RMI Analytics wraps up the first Heirloom & Terroir Barley and Malt Symposium in  Nuremberg, Germany.

RMI Analytics wraps up the first Heirloom & Terroir Barley and Malt Symposium in Nuremberg, Germany.

On November 12th 2018 RMI Analytics GmbH ran their first Symposium in Nuremberg before the BrauBeviale, the world’s most important capital goods exhibition for the beverage industry, to discuss the real and imagined potential of heirloom and terroir barley and malt.

More than a dozen international experts in the field of barley breeding, farming, malting, and brewing convened on the Messe trade show grounds for the Symposium.

The purpose of the all-day conference was to consider the current fate of old barley landraces and their potential, if any, for the future of the brewing industry. To frame the day’s topic, moderator and beer industry consultant Horst Dornbusch gave an overview of the history of barley cultivation from the natural selection of landraces after the Neolithic Revolution, to the prevalence of scientific cross breeding during most of the 20th century, to the modern development of high-performance barley varieties through marker-guided gene technologies.

Several speakers, including Martin Breun of Saatgut Breun in Germany and Walter König, General Manager of the German Malting Barley Association, focused on the many agronomic and processing qualities of modern varieties as the reason for the general disappearance of heritage varieties, which often survive only as remnants of the past in specialized seed banks.

Other speakers, such as Chris Ridout of the John Innes Centre and David Griggs of the Crisp Malting Group, both in the UK, by contrast, talked about the importance of preserving a diverse barley gene pool as a hedge against future environmental challenges, especially as a result of climate change.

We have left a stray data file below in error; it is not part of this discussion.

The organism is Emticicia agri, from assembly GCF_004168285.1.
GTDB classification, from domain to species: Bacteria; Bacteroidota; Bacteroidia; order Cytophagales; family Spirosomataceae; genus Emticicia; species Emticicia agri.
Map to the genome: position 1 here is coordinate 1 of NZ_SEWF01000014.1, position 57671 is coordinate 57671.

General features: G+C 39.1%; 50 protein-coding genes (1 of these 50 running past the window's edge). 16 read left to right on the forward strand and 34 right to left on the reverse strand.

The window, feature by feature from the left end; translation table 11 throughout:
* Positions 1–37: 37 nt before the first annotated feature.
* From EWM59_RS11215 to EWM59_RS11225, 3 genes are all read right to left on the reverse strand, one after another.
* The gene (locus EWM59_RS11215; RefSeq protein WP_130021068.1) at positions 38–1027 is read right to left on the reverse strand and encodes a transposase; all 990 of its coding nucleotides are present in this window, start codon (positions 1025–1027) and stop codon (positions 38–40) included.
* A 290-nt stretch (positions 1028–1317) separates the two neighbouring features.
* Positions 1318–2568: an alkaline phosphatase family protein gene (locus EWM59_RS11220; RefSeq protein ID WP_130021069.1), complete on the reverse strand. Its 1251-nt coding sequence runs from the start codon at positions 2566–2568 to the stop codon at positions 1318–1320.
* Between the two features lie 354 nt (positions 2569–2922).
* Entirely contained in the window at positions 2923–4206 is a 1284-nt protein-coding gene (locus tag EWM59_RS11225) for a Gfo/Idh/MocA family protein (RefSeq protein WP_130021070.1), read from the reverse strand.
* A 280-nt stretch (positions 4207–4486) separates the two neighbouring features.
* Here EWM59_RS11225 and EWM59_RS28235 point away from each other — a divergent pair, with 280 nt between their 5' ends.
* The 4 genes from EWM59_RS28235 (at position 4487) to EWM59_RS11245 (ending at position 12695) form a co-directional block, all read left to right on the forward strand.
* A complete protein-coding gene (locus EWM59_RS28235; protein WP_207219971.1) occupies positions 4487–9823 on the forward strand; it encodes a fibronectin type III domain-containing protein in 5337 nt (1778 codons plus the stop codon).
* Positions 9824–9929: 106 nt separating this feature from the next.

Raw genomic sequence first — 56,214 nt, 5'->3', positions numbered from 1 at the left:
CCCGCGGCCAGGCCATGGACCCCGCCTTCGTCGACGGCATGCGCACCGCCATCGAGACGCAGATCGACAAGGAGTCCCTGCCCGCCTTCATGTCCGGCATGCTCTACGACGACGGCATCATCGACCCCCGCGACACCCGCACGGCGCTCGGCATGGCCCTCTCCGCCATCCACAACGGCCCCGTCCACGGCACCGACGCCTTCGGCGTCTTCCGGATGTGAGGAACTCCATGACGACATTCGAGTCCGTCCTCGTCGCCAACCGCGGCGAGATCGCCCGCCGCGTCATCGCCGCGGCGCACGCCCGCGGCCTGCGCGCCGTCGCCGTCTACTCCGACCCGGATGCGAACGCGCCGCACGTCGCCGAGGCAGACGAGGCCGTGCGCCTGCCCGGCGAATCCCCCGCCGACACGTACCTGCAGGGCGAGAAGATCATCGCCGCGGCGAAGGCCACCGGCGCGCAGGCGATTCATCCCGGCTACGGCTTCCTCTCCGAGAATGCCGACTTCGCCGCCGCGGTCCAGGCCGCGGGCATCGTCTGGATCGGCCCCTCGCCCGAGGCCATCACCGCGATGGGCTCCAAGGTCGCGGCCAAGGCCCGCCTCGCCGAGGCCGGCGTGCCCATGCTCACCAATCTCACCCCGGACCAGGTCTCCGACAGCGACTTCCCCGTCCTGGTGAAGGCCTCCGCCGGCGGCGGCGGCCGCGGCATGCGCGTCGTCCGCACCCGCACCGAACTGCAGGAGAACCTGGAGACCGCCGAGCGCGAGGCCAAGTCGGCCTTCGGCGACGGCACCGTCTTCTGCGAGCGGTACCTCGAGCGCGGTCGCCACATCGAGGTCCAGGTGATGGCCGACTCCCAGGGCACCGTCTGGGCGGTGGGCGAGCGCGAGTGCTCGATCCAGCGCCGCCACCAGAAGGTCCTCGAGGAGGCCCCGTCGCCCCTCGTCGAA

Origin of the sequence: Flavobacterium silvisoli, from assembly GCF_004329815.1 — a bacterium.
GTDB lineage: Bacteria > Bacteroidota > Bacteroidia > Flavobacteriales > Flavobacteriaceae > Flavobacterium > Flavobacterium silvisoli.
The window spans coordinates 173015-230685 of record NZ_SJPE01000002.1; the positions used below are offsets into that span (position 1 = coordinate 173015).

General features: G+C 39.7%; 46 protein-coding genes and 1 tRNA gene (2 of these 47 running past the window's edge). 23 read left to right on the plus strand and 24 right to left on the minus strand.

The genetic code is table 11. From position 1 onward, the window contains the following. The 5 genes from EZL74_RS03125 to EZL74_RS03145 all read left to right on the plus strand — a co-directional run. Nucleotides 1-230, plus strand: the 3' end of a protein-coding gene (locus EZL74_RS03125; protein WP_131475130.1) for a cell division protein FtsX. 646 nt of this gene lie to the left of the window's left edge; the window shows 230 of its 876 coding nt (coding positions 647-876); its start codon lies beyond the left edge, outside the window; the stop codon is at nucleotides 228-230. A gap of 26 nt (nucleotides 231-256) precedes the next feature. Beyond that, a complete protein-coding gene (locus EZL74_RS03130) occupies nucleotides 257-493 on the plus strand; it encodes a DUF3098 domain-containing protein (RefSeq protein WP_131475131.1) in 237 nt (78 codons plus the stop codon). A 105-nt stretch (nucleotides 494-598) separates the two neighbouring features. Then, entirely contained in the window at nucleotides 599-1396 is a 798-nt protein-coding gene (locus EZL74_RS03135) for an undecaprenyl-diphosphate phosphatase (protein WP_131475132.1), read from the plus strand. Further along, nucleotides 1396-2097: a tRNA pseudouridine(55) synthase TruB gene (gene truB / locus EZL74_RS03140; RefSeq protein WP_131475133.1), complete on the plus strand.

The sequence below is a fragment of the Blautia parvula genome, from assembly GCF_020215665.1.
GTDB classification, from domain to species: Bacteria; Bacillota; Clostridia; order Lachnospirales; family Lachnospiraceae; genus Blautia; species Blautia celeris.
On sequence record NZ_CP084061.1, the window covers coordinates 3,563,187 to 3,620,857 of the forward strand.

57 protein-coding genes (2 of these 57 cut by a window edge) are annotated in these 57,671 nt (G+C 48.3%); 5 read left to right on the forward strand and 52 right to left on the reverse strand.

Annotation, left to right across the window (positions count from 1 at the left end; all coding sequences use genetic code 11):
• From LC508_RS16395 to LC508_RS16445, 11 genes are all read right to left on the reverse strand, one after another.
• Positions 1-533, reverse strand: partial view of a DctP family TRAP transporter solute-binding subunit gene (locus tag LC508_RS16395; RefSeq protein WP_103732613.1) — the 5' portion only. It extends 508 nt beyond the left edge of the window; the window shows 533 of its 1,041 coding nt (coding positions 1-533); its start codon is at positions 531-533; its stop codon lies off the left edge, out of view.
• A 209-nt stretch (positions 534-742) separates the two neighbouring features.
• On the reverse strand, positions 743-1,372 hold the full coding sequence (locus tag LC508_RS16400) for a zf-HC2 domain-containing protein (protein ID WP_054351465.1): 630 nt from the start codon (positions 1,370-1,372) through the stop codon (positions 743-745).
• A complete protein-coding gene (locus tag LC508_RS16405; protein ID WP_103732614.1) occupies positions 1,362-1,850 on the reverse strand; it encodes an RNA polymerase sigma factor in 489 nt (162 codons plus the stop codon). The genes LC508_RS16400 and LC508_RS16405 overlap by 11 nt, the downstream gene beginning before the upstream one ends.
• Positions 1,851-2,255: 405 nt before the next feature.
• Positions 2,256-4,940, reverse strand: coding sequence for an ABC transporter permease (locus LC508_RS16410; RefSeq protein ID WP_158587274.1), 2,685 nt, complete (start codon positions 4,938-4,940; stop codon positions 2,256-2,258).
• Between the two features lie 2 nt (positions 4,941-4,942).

Other speakers, such as Chris Swersey of the (American) Brewers Association in Colorado, Wade and Scott McAllister of Antler Valley Farm in Alberta, Canada, John Mallet of Bell’s Brewery in Kalamazoo, Michigan, and Johan Spendrup of Gotlands Bryggeri in Visby, Sweden, emphasized the potential of different terroir barleys for distinct, often subtle beer flavors.

A final panel discussion with Johan Spendrup, John Mallet, and Martina Gastl of the Technical University of Munich dealt with the question of whether or not old barley varieties make, indeed, good beer. The panel’s answer essentially summed up the consensus that had emerged during the day’s presentations: The future of barley is likely to be a two-track development. While the evolution of agronomic super-performers will continue, so will the preservation of classic heirloom and terroir varieties, whereby the old heritage landraces, though less economically efficient, will ensure the availability of valuable genetic breeding material. They will also serve as a source of additional flavor options, especially for the growing artisanal craft brew segment.

But it wasn’t just about the presentations with a great evening event that allowed the participants to network, building lasting relationships across the international brewing raw material and brewing community. The evening was also dedicated for the 10 finalists of the first Heirloom Malt Brewing Award. Hamburg, 26th November 2018.

Sylvia Kopp, Pete Brown, Henri Reuchelin, and John Mallett awarded the historical beer of Deutsche Kreativbrauer e.V. brewed with Chevallier and Spiegelgerste, the Kellerbier of the Swedish Nils Oscar Brewery brewed with Balder, and the Cream Ale of Wormtown Brewery from Worcester, Massachusetts brewed with Hana and Champion of Vermont. The ultimate Champion trophy went to Shane Swindells from The Cheshire Brewhouse for his English IPA with Chevallier.

Managing Director at RMI Analytics Dr. Christian Temme said the feedback he received was excellent.

“Participants, speakers and brewers alike are unanimous in their praise for the format and the content of our first event in Nuremberg in connection with the BrauBeviale,” Mr Temme said.

“We look forward to hosting our next big event in March 2019, the 10th World Barley, Malt and Beer Conference.”

The 2019 World Barley, Malt and Beer Conference will be held in Warsaw, Poland from March 27-29. More details can be found at www.wbmbc2019.com.